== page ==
8: Murphys Hotel, 1856.Mark Twain, John Jacob Astor, J.P. Morgan, and Ulysses S. Grant all slept here. You can see their signatures in the hotel registration books. But don't think the hotel is too refined. The iron doors that protect the saloon windows in front still sport bullet holes. | Always loved Ironstone wine, but a visit was a step back in history with replica gold equipment on the grounds, and this gem: the largest Crystalline Gold Leaf specimen in the world. Weighing forty-four pounds, it's 90% pure. | Lavender Ridge, awesome winery!
9: The next night was spent in Angel's Camp, 1848 | The next night was spent in Angel's Camp, 1848 | Lovely stay as the only guest at Cooper's House B&B, an early 1900's doctor's house. I went for a morning jog and found the remains of the Lightner Mine (1896-1915, total production $6 million) | Mercantile turned coffeehouse, 1860 | Lovely stay as the only guest at Cooper's House B&B, an early 1900's doctor's house. I went for a morning jog and found the remains of the Lightner Mine (1896-1915, total production $6 million)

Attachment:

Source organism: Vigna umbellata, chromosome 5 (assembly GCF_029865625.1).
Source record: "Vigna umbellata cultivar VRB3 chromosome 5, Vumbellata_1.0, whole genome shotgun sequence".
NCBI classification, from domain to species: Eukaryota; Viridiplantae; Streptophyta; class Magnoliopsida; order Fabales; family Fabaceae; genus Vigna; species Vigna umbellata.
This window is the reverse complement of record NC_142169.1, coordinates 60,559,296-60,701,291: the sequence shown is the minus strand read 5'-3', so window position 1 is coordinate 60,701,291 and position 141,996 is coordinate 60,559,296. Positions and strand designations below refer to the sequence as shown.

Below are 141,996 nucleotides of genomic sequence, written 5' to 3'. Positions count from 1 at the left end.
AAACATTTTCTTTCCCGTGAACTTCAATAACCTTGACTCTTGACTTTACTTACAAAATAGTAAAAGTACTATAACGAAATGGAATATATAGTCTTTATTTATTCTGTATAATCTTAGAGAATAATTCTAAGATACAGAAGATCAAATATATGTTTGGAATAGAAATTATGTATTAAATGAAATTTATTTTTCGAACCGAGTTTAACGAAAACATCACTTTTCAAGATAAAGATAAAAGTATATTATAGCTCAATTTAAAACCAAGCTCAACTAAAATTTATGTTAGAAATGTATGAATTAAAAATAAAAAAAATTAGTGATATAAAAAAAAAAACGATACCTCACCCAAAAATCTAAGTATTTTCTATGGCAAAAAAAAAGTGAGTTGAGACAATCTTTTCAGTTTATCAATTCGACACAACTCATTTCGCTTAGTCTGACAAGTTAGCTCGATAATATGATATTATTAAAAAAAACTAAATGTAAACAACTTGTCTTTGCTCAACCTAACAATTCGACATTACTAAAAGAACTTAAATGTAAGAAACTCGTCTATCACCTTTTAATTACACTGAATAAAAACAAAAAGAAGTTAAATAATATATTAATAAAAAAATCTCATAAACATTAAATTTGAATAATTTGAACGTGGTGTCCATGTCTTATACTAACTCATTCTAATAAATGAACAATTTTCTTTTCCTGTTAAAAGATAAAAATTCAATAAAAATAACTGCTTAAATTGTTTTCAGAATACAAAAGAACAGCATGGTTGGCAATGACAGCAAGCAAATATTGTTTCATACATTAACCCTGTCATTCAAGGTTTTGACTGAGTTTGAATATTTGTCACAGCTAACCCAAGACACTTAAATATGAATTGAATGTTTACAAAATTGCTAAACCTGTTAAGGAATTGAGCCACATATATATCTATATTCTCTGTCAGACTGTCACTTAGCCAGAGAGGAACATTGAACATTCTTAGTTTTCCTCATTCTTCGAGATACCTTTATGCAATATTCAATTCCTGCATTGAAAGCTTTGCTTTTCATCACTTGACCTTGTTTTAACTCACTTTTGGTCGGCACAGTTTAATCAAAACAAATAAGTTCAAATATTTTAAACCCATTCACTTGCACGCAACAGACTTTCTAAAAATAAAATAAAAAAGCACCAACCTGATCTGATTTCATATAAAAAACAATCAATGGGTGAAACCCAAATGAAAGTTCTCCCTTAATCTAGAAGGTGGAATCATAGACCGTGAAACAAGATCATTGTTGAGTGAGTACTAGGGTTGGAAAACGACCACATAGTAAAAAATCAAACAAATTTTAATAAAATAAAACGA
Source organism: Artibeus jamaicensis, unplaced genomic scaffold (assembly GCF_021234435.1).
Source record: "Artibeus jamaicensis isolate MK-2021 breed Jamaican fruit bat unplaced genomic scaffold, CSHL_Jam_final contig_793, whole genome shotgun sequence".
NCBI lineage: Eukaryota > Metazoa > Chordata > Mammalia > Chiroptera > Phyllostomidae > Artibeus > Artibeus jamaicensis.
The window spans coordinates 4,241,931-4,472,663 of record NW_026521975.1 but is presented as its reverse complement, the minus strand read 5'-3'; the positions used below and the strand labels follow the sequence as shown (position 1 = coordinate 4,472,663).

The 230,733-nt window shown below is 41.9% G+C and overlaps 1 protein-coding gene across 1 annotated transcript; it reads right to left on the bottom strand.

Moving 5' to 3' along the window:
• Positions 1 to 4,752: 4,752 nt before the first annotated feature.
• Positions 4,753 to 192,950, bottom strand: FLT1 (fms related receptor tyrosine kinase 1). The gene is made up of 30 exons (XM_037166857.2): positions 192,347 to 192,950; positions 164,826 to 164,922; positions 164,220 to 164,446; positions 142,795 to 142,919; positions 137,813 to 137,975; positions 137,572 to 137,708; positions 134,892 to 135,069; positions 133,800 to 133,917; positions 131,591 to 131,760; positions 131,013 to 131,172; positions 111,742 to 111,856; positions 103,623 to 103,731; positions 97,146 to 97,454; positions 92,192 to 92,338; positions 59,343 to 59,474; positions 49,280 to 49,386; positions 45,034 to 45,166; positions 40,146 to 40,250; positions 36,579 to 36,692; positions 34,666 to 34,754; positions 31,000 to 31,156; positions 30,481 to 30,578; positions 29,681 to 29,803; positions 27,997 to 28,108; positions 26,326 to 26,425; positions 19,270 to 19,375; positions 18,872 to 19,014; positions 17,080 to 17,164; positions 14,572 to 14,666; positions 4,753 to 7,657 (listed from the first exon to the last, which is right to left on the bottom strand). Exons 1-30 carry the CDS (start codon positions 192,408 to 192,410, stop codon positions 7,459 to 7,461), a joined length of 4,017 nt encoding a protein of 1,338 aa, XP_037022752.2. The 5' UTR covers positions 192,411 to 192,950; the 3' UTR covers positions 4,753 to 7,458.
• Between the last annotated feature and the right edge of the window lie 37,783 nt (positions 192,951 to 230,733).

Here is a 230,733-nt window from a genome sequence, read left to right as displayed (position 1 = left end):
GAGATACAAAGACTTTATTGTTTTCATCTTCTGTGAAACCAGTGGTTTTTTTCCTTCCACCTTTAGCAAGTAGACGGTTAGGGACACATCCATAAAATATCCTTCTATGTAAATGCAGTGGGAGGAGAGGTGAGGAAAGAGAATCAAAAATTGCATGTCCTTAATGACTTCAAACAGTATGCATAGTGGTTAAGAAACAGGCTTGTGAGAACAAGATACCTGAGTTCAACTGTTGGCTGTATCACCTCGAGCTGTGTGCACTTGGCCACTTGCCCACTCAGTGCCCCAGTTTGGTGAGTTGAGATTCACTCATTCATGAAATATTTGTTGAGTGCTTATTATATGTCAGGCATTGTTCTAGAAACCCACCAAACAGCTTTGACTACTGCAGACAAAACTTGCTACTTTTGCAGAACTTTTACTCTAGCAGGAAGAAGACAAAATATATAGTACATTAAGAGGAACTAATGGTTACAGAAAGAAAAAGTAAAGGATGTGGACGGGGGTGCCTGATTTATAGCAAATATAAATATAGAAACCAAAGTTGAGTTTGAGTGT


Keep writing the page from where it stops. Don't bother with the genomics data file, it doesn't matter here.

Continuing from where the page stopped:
10: Mines and Caves! Mercer Caverns, discovered in 1885, is famous for it's "snow algae," while Sutter Gold Mine offered a ride/walk into a real working gold mine. | Mines and Caves! Mercer Caverns, discovered in 1885, is famous for it's "snow algae," while Sutter Gold Mine offered a ride/walk into a real working gold mine.
11: Haunted Hotel Leger, Mokelumne Hill, 1851
12: Sutter Creek, 1854 I really loved this place with it's friendly, hometown feel, Knight Foundry (the last water-powered one in the US) and Monteverde Store, family owned from 1896-1971 and then frozen in time.
13: Amador City, another favorite spot | National Hotel in Jackson, 1852
14: Placerville (or"Hangtown") was the hub of the Mother Lode and county seat. It was the third largest city in CA when inc. in 1854. | My favorite spot: The Pearson Soda Works, built in 1859 over a defunct mine shaft as a ice house with 22" thick stone walls. Later a soda bottling plant was added with a water-powered dumb waiter. Now an awesome coffeehouse, the old tunnels into the hill house study tables
15: The Gold Bug Mine, c1900s, is a hand-dug hardrock mine | The Gold Bug Mine, c1900. This small hard rock hand-dug mine is not large, but you have to admire the 2 or 3 men who worked this claim and the Hendy Stamp mill.
16: Apple Hill outside Placerville boasts more than 50 ranches including fruit farms, Christmas trees, bakeries, farmers markets and wineries.